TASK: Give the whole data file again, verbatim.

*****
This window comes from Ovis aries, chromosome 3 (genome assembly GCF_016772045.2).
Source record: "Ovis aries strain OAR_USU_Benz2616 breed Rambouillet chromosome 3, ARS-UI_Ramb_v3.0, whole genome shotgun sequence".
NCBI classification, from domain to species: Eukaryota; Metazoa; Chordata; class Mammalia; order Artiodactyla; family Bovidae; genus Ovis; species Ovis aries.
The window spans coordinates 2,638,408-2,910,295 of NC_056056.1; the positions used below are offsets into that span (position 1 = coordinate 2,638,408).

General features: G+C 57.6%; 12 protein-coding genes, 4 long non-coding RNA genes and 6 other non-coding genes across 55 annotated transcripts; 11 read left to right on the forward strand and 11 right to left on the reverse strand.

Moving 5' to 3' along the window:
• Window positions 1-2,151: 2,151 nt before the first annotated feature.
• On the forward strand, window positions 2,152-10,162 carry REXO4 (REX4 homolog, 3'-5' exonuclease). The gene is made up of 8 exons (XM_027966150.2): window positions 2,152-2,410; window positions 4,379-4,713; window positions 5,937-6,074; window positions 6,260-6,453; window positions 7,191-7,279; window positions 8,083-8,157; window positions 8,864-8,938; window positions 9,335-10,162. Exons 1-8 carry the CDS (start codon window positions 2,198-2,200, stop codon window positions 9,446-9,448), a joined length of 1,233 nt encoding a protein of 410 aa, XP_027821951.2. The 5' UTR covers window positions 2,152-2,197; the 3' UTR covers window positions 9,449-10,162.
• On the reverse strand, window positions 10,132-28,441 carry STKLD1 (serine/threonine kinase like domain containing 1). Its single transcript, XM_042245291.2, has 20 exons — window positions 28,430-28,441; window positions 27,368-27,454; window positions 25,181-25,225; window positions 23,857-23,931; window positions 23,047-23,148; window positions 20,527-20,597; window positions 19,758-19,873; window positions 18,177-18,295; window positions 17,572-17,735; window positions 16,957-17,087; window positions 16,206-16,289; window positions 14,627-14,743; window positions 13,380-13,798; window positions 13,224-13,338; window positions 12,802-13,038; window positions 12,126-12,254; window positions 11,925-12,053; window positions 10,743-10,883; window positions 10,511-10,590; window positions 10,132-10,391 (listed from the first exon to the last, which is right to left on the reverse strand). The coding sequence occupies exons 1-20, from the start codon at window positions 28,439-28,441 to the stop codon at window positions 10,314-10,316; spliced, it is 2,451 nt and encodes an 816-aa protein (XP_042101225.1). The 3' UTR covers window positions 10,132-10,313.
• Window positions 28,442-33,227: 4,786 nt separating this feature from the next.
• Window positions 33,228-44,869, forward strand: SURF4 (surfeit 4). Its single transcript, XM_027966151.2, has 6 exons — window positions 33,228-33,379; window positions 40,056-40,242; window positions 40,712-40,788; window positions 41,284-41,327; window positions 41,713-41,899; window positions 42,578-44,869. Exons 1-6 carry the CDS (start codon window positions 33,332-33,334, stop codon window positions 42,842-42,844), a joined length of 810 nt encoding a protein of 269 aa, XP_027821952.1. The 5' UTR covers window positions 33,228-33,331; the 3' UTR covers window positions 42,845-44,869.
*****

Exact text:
This window comes from Ovis aries, chromosome 3 (genome assembly GCF_016772045.2).
Source record: "Ovis aries strain OAR_USU_Benz2616 breed Rambouillet chromosome 3, ARS-UI_Ramb_v3.0, whole genome shotgun sequence".
NCBI classification, from domain to species: Eukaryota; Metazoa; Chordata; class Mammalia; order Artiodactyla; family Bovidae; genus Ovis; species Ovis aries.
The window spans coordinates 2,638,408-2,910,295 of NC_056056.1; the positions used below are offsets into that span (position 1 = coordinate 2,638,408).

General features: G+C 57.6%; 12 protein-coding genes, 4 long non-coding RNA genes and 6 other non-coding genes across 55 annotated transcripts; 11 read left to right on the forward strand and 11 right to left on the reverse strand.

Moving 5' to 3' along the window:
• Window positions 1-2,151: 2,151 nt before the first annotated feature.
• On the forward strand, window positions 2,152-10,162 carry REXO4 (REX4 homolog, 3'-5' exonuclease). The gene is made up of 8 exons (XM_027966150.2): window positions 2,152-2,410; window positions 4,379-4,713; window positions 5,937-6,074; window positions 6,260-6,453; window positions 7,191-7,279; window positions 8,083-8,157; window positions 8,864-8,938; window positions 9,335-10,162. Exons 1-8 carry the CDS (start codon window positions 2,198-2,200, stop codon window positions 9,446-9,448), a joined length of 1,233 nt encoding a protein of 410 aa, XP_027821951.2. The 5' UTR covers window positions 2,152-2,197; the 3' UTR covers window positions 9,449-10,162.
• On the reverse strand, window positions 10,132-28,441 carry STKLD1 (serine/threonine kinase like domain containing 1). Its single transcript, XM_042245291.2, has 20 exons — window positions 28,430-28,441; window positions 27,368-27,454; window positions 25,181-25,225; window positions 23,857-23,931; window positions 23,047-23,148; window positions 20,527-20,597; window positions 19,758-19,873; window positions 18,177-18,295; window positions 17,572-17,735; window positions 16,957-17,087; window positions 16,206-16,289; window positions 14,627-14,743; window positions 13,380-13,798; window positions 13,224-13,338; window positions 12,802-13,038; window positions 12,126-12,254; window positions 11,925-12,053; window positions 10,743-10,883; window positions 10,511-10,590; window positions 10,132-10,391 (listed from the first exon to the last, which is right to left on the reverse strand). The coding sequence occupies exons 1-20, from the start codon at window positions 28,439-28,441 to the stop codon at window positions 10,314-10,316; spliced, it is 2,451 nt and encodes an 816-aa protein (XP_042101225.1). The 3' UTR covers window positions 10,132-10,313.
• Window positions 28,442-33,227: 4,786 nt separating this feature from the next.
• Window positions 33,228-44,869, forward strand: SURF4 (surfeit 4). Its single transcript, XM_027966151.2, has 6 exons — window positions 33,228-33,379; window positions 40,056-40,242; window positions 40,712-40,788; window positions 41,284-41,327; window positions 41,713-41,899; window positions 42,578-44,869. Exons 1-6 carry the CDS (start codon window positions 33,332-33,334, stop codon window positions 42,842-42,844), a joined length of 810 nt encoding a protein of 269 aa, XP_027821952.1. The 5' UTR covers window positions 33,228-33,331; the 3' UTR covers window positions 42,845-44,869.